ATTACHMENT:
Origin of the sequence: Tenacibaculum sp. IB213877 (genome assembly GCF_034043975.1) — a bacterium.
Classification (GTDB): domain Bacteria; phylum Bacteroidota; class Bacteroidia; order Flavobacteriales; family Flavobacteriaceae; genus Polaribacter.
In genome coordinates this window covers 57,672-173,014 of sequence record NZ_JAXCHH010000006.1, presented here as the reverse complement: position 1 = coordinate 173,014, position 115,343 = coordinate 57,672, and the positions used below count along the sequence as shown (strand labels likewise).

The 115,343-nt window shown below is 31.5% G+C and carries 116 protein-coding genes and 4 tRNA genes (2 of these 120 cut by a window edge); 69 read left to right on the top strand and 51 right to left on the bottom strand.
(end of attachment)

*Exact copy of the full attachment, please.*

Origin of the sequence: Tenacibaculum sp. IB213877 (genome assembly GCF_034043975.1) — a bacterium.
Classification (GTDB): domain Bacteria; phylum Bacteroidota; class Bacteroidia; order Flavobacteriales; family Flavobacteriaceae; genus Polaribacter.
In genome coordinates this window covers 57,672-173,014 of sequence record NZ_JAXCHH010000006.1, presented here as the reverse complement: position 1 = coordinate 173,014, position 115,343 = coordinate 57,672, and the positions used below count along the sequence as shown (strand labels likewise).

The 115,343-nt window shown below is 31.5% G+C and carries 116 protein-coding genes and 4 tRNA genes (2 of these 120 cut by a window edge); 69 read left to right on the top strand and 51 right to left on the bottom strand.